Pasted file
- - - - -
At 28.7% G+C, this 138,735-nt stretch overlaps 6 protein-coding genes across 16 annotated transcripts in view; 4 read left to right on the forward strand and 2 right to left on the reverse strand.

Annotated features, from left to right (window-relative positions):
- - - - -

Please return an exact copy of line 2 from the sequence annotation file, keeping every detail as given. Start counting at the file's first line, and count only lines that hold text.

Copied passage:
Annotated features, from left to right (window-relative positions):